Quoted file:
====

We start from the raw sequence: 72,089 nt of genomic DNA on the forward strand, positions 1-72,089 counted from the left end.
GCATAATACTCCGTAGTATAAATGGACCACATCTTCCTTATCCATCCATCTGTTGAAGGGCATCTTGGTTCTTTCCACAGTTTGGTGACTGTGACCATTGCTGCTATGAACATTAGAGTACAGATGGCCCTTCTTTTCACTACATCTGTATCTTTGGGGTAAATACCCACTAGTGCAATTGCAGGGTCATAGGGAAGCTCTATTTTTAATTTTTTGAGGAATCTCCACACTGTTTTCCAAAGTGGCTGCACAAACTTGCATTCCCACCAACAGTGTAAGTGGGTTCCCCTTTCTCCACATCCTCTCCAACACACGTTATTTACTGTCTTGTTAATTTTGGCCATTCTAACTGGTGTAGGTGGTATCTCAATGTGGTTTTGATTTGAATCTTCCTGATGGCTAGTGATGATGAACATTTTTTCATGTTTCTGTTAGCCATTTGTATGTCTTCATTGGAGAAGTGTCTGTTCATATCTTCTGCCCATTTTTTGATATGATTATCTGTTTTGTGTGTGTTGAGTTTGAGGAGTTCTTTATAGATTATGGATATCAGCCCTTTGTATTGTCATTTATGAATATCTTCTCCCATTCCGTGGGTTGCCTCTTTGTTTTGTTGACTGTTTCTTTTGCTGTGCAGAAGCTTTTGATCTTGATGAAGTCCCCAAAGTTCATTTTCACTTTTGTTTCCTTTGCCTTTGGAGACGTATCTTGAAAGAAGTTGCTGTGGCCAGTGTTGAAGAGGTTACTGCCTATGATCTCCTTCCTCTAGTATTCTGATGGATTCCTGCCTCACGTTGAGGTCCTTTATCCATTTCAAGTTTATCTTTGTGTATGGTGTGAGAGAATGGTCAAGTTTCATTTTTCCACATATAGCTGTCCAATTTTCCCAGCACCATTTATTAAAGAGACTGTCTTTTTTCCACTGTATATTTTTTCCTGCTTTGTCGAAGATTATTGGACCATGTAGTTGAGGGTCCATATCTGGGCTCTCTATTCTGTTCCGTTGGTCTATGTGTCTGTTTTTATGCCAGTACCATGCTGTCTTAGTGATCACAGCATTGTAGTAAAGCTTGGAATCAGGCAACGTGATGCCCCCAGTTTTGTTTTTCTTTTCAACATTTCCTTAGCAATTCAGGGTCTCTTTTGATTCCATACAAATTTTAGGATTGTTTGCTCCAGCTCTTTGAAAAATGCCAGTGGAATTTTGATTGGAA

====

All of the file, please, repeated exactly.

We start from the raw sequence: 72,089 nt of genomic DNA on the forward strand, positions 1-72,089 counted from the left end.
GCATAATACTCCGTAGTATAAATGGACCACATCTTCCTTATCCATCCATCTGTTGAAGGGCATCTTGGTTCTTTCCACAGTTTGGTGACTGTGACCATTGCTGCTATGAACATTAGAGTACAGATGGCCCTTCTTTTCACTACATCTGTATCTTTGGGGTAAATACCCACTAGTGCAATTGCAGGGTCATAGGGAAGCTCTATTTTTAATTTTTTGAGGAATCTCCACACTGTTTTCCAAAGTGGCTGCACAAACTTGCATTCCCACCAACAGTGTAAGTGGGTTCCCCTTTCTCCACATCCTCTCCAACACACGTTATTTACTGTCTTGTTAATTTTGGCCATTCTAACTGGTGTAGGTGGTATCTCAATGTGGTTTTGATTTGAATCTTCCTGATGGCTAGTGATGATGAACATTTTTTCATGTTTCTGTTAGCCATTTGTATGTCTTCATTGGAGAAGTGTCTGTTCATATCTTCTGCCCATTTTTTGATATGATTATCTGTTTTGTGTGTGTTGAGTTTGAGGAGTTCTTTATAGATTATGGATATCAGCCCTTTGTATTGTCATTTATGAATATCTTCTCCCATTCCGTGGGTTGCCTCTTTGTTTTGTTGACTGTTTCTTTTGCTGTGCAGAAGCTTTTGATCTTGATGAAGTCCCCAAAGTTCATTTTCACTTTTGTTTCCTTTGCCTTTGGAGACGTATCTTGAAAGAAGTTGCTGTGGCCAGTGTTGAAGAGGTTACTGCCTATGATCTCCTTCCTCTAGTATTCTGATGGATTCCTGCCTCACGTTGAGGTCCTTTATCCATTTCAAGTTTATCTTTGTGTATGGTGTGAGAGAATGGTCAAGTTTCATTTTTCCACATATAGCTGTCCAATTTTCCCAGCACCATTTATTAAAGAGACTGTCTTTTTTCCACTGTATATTTTTTCCTGCTTTGTCGAAGATTATTGGACCATGTAGTTGAGGGTCCATATCTGGGCTCTCTATTCTGTTCCGTTGGTCTATGTGTCTGTTTTTATGCCAGTACCATGCTGTCTTAGTGATCACAGCATTGTAGTAAAGCTTGGAATCAGGCAACGTGATGCCCCCAGTTTTGTTTTTCTTTTCAACATTTCCTTAGCAATTCAGGGTCTCTTTTGATTCCATACAAATTTTAGGATTGTTTGCTCCAGCTCTTTGAAAAATGCCAGTGGAATTTTGATTGGAA